The Playbook For The Modern Man

‘Forward Thinking’ NYC Job Opening Signals New Direction For Luxury Brands

A paradigm shift.

This year has been a shock to the system in more ways than one. The social and economic disruption of 2020 has forced all of us to take a good hard look at how our society works and has got us asking some hard questions about whether things need to change once we’ve all come out of lockdown.

The reality is that at a time when many are out of work, the demand for luxury goods has dropped. For the 1%, things haven’t changed too much – Ferrari’s still selling expensive cars and the watch aftermarket’s not doing too badly, for example. But this is hardly groundbreaking news: when the economy slumps, the appetite for luxury goods wanes.

The face of luxury is changing, too. China and Japan are the world’s biggest markets for luxury goods, surpassing traditional markets such as North America and Europe. As economic and political power shifts from the West to the East, from the global North to the global South, consumer habits and desires are evolving, and luxury brands – the majority of which are European – will need to evolve in step with their customers. Again, this is hardly a new revelation.

Perhaps what 2020 has underscored more than anything is how brands need to be socially and culturally relevant. Luxury brands have been accused of jumping on the bandwagon and ‘virtue signaling’ when it comes to the Black Lives Matter movement, for instance – something many argue juxtaposes weirdly with high fashion’s historic ‘devil may care‘ demeanour.

The irony is though, luxury brands would no doubt be criticised if they took their classic contrarian attitude to important social issues too, leading some in the industry to throw up their hands and cry: you’re damned if you do, damned if you don’t.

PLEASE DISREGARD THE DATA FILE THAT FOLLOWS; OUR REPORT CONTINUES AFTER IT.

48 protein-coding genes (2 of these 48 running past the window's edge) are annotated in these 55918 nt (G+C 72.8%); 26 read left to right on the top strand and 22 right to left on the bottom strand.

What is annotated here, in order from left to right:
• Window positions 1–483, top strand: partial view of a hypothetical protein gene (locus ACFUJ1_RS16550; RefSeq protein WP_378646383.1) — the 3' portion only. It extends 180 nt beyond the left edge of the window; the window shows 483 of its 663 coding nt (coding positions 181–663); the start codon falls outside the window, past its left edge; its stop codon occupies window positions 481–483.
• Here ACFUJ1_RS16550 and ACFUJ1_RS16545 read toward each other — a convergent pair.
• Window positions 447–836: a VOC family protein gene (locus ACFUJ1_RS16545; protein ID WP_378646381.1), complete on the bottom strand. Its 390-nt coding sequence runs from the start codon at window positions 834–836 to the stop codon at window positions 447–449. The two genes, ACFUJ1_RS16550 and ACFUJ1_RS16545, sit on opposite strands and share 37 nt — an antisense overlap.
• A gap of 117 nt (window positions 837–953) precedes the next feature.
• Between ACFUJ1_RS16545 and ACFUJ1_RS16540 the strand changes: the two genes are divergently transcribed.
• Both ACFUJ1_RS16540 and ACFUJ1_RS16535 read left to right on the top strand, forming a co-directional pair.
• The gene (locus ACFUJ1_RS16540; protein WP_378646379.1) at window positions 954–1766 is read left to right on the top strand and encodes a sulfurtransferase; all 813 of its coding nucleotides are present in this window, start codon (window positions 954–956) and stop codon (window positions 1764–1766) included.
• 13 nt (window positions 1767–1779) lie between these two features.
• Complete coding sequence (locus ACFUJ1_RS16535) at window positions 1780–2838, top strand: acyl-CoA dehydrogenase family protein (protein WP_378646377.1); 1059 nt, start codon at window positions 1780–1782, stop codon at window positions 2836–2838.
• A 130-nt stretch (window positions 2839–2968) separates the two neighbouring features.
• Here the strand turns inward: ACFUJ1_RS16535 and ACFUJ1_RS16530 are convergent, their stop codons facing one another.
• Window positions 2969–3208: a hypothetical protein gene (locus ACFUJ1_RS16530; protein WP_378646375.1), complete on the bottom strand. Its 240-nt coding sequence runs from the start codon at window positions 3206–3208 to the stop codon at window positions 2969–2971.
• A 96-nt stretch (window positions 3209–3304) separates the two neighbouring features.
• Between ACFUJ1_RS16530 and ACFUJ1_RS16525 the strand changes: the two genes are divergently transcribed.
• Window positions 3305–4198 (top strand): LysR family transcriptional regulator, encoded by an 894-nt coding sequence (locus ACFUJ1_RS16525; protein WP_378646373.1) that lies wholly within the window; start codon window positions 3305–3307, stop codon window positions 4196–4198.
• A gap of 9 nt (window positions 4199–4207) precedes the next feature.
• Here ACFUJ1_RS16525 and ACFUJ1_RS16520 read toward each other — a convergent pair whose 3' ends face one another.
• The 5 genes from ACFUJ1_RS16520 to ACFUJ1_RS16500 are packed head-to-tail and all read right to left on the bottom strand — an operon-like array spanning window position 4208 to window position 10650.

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Unless you have someone at the helm who can pay homage to luxury’s defiant aura (appeasing the legacy audience) but also keep with the times – and maybe even get ahead of them. This is quite a rare person – but it’s one that one of the world’s leading luxury groups seems determined to find.

Enter: this recent, quiet job listing at one of the world’s leading luxury groups.

Richemont, the third-largest luxury goods company in the world (after LVMH and Estée Lauder) is looking for a new Head of Inclusion and Diversity for their New York office. This follows last year’s creation of a new Diversity and Inclusion Director role at their Geneva headquarters.

 

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The moment, the future.

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Richemont – which counts among its Maisons names like Cartier, Dunhill, IWC Schaffhausen, Jaeger-LeCoultre, Montblanc, Piaget, Roger Dubuis, Vacheron Constantin, and Van Cleef & Arpels – is one of the most important players in the luxury space. What’s noteworthy about this new NYC job listing is that they haven’t tried to trumpet their social justice bona fides by offering such a position. They haven’t turned it into an opportunity for a press release. Instead, they’ve subtly made room in two of their most important offices for people who can help keep their businesses relevant.

DMARGE spoke exclusively to Madhuraa Prakash, youth activist with Plan International, writer and model, who explained how important it is for brands to consider inclusion and diversity.

“Consumers care about whether businesses are ethical,” Prakash relates.

“In the luxury or fashion industries, you can feel so lost [as a person of colour]… Brands [like Richemont] have a platform and that they’re considering these sorts of things is a step in the right direction.”

At a time when Manhattan’s streets are awash with protests and US race relations are at an all-time low, having diversity direction in New York is more relevant than ever.

Superficially it might seem hard to reconcile the two worlds of social justice and luxury goods – do protestors wear $30,000 watches? However, it’s important that firms, no matter what industry they operate in, make sure they’re operating with a social conscience.

A role or two is not going to be a silver bullet to every social issue, but that Richemont is taking proactive steps in this direction is to be applauded. One thing that 2020 has undoubtedly proven is that innovation is necessary to survive: fashion insiders will be sure to keep a close eye on what Richemont does next.

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